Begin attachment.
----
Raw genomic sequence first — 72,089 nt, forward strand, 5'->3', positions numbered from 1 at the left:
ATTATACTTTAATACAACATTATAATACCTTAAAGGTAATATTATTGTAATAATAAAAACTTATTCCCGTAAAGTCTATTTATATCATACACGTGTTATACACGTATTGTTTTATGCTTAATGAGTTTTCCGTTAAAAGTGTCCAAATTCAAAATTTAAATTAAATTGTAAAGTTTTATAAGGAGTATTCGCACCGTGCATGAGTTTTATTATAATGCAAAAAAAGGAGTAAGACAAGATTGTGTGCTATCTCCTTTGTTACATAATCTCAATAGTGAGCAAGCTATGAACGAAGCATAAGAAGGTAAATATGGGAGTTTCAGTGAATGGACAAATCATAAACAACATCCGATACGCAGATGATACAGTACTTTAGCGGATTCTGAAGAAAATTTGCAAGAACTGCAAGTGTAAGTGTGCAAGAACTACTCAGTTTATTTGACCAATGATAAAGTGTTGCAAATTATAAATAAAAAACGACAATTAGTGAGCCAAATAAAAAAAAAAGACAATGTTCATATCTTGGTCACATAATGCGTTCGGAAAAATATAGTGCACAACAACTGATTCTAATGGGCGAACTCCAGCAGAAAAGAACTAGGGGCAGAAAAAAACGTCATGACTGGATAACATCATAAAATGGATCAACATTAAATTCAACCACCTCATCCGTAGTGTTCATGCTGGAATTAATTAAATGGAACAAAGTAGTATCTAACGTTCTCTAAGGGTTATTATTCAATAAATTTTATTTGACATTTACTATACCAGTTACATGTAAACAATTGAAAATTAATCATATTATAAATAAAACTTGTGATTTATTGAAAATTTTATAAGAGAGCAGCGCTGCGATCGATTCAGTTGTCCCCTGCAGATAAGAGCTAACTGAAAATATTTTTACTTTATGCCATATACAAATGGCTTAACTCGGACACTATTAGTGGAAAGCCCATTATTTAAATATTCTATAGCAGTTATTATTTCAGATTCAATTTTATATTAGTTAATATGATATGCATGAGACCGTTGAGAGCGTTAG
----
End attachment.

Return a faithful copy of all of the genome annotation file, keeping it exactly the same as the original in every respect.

Raw genomic sequence first — 72,089 nt, forward strand, 5'->3', positions numbered from 1 at the left:
ATTATACTTTAATACAACATTATAATACCTTAAAGGTAATATTATTGTAATAATAAAAACTTATTCCCGTAAAGTCTATTTATATCATACACGTGTTATACACGTATTGTTTTATGCTTAATGAGTTTTCCGTTAAAAGTGTCCAAATTCAAAATTTAAATTAAATTGTAAAGTTTTATAAGGAGTATTCGCACCGTGCATGAGTTTTATTATAATGCAAAAAAAGGAGTAAGACAAGATTGTGTGCTATCTCCTTTGTTACATAATCTCAATAGTGAGCAAGCTATGAACGAAGCATAAGAAGGTAAATATGGGAGTTTCAGTGAATGGACAAATCATAAACAACATCCGATACGCAGATGATACAGTACTTTAGCGGATTCTGAAGAAAATTTGCAAGAACTGCAAGTGTAAGTGTGCAAGAACTACTCAGTTTATTTGACCAATGATAAAGTGTTGCAAATTATAAATAAAAAACGACAATTAGTGAGCCAAATAAAAAAAAAAGACAATGTTCATATCTTGGTCACATAATGCGTTCGGAAAAATATAGTGCACAACAACTGATTCTAATGGGCGAACTCCAGCAGAAAAGAACTAGGGGCAGAAAAAAACGTCATGACTGGATAACATCATAAAATGGATCAACATTAAATTCAACCACCTCATCCGTAGTGTTCATGCTGGAATTAATTAAATGGAACAAAGTAGTATCTAACGTTCTCTAAGGGTTATTATTCAATAAATTTTATTTGACATTTACTATACCAGTTACATGTAAACAATTGAAAATTAATCATATTATAAATAAAACTTGTGATTTATTGAAAATTTTATAAGAGAGCAGCGCTGCGATCGATTCAGTTGTCCCCTGCAGATAAGAGCTAACTGAAAATATTTTTACTTTATGCCATATACAAATGGCTTAACTCGGACACTATTAGTGGAAAGCCCATTATTTAAATATTCTATAGCAGTTATTATTTCAGATTCAATTTTATATTAGTTAATATGATATGCATGAGACCGTTGAGAGCGTTAG